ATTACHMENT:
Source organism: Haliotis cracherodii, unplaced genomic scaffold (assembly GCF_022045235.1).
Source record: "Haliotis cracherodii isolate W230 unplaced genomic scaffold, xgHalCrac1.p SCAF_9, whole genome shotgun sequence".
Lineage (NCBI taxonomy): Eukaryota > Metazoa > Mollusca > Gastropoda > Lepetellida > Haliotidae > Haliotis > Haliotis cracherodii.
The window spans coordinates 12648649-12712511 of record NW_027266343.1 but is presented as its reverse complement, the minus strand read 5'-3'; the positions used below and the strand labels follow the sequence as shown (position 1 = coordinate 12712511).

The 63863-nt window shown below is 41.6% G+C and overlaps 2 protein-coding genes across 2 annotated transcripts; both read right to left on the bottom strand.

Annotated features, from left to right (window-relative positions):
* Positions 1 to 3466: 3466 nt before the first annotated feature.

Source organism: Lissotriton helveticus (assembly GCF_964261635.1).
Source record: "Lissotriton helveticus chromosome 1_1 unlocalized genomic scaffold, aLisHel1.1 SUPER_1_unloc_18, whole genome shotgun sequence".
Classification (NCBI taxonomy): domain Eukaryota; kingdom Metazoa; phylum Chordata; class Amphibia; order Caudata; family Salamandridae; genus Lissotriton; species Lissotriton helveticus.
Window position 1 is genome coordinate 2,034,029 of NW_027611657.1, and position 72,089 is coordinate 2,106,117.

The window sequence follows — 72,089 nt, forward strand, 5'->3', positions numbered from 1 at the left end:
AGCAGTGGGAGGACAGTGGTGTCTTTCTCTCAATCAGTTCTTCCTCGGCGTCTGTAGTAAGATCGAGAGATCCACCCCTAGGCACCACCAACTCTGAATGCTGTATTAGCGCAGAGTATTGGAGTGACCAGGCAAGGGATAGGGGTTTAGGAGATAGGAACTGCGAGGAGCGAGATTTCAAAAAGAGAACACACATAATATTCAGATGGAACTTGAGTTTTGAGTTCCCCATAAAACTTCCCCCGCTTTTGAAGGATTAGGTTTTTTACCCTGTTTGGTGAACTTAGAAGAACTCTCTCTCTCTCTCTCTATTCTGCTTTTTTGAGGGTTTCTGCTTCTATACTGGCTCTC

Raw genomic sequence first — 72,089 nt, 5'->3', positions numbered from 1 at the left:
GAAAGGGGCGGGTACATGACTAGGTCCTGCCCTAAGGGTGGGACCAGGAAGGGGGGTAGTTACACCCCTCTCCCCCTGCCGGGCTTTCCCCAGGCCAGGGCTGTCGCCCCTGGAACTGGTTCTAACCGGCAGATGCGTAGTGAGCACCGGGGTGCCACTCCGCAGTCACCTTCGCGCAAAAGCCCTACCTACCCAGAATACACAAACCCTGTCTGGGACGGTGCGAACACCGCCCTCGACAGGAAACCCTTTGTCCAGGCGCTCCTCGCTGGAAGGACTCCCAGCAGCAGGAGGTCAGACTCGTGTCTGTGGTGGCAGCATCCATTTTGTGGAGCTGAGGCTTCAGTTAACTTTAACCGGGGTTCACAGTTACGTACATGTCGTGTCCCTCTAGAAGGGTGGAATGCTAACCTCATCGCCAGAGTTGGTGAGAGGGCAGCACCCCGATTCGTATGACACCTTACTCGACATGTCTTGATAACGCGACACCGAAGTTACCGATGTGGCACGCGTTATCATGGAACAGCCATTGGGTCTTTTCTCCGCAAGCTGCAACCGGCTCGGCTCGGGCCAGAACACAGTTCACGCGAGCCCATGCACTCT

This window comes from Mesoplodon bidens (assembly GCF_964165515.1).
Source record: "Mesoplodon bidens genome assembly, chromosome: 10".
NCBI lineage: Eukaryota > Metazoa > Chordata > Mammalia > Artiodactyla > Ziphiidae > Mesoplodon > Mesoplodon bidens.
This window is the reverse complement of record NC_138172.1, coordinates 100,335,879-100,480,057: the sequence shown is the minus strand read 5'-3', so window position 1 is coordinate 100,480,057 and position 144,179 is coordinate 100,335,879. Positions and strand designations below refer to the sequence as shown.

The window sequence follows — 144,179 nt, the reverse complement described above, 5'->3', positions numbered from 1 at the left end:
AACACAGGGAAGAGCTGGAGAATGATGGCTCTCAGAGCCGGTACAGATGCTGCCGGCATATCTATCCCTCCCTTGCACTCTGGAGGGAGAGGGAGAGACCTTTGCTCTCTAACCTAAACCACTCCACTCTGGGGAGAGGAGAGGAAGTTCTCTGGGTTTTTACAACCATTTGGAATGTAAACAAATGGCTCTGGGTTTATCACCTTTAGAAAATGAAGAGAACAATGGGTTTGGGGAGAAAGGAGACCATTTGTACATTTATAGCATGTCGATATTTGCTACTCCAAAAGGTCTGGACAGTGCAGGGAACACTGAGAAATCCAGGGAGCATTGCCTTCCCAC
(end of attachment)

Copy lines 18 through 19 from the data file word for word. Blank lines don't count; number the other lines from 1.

NCBI lineage: Eukaryota > Metazoa > Chordata > Mammalia > Artiodactyla > Ziphiidae > Mesoplodon > Mesoplodon bidens.
This window is the reverse complement of record NC_138172.1, coordinates 100,335,879-100,480,057: the sequence shown is the minus strand read 5'-3', so window position 1 is coordinate 100,480,057 and position 144,179 is coordinate 100,335,879. Positions and strand designations below refer to the sequence as shown.